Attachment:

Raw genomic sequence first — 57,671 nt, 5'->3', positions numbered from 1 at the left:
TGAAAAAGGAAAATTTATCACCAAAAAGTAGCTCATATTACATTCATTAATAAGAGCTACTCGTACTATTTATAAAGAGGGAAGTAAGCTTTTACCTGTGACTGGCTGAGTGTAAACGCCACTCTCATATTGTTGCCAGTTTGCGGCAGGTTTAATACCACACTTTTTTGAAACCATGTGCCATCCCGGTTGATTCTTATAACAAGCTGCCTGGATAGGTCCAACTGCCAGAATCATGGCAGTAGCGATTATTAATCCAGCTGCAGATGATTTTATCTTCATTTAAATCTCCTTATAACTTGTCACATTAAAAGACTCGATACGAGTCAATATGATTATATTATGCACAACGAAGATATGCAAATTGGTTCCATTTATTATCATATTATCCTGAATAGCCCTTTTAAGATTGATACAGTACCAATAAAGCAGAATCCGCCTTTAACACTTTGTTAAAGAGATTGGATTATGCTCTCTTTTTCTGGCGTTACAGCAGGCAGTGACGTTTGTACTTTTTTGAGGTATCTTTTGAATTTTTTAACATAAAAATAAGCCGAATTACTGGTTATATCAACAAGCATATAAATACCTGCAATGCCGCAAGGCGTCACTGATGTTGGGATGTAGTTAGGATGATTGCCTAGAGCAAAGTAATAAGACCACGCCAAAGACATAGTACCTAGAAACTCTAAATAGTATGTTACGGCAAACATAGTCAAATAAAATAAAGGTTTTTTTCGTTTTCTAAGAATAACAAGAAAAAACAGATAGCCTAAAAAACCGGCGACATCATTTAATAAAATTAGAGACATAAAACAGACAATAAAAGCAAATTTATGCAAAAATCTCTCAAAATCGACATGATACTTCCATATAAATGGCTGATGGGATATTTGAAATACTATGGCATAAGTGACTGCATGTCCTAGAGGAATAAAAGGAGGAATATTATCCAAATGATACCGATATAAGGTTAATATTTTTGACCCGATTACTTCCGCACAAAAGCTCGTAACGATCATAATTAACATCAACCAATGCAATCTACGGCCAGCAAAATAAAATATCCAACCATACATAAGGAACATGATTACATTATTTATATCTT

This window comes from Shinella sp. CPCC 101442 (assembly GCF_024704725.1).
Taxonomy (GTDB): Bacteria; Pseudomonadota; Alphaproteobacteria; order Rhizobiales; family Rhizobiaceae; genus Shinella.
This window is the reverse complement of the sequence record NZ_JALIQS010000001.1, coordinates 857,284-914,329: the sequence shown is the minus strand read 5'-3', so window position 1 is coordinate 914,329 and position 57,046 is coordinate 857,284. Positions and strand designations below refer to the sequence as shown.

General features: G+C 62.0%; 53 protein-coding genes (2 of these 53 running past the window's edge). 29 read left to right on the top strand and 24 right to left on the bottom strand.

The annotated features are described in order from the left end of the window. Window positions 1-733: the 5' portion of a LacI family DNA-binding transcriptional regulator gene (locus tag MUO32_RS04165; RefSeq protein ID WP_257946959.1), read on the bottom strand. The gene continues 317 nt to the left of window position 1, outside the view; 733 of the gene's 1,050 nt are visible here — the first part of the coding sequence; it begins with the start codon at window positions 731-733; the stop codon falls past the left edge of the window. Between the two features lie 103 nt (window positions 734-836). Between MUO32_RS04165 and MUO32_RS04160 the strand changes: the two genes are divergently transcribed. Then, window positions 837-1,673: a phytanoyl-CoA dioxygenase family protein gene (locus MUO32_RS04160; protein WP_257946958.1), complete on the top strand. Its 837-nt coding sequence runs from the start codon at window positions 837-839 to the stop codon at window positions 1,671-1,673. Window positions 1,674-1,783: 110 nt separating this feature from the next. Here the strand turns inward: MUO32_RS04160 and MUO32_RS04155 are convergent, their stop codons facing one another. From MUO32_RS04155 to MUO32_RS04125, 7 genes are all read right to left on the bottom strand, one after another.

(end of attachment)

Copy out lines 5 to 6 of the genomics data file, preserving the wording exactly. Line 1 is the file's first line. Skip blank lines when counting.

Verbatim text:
This window is the reverse complement of the sequence record NZ_JALIQS010000001.1, coordinates 857,284-914,329: the sequence shown is the minus strand read 5'-3', so window position 1 is coordinate 914,329 and position 57,046 is coordinate 857,284. Positions and strand designations below refer to the sequence as shown.

General features: G+C 62.0%; 53 protein-coding genes (2 of these 53 running past the window's edge). 29 read left to right on the top strand and 24 right to left on the bottom strand.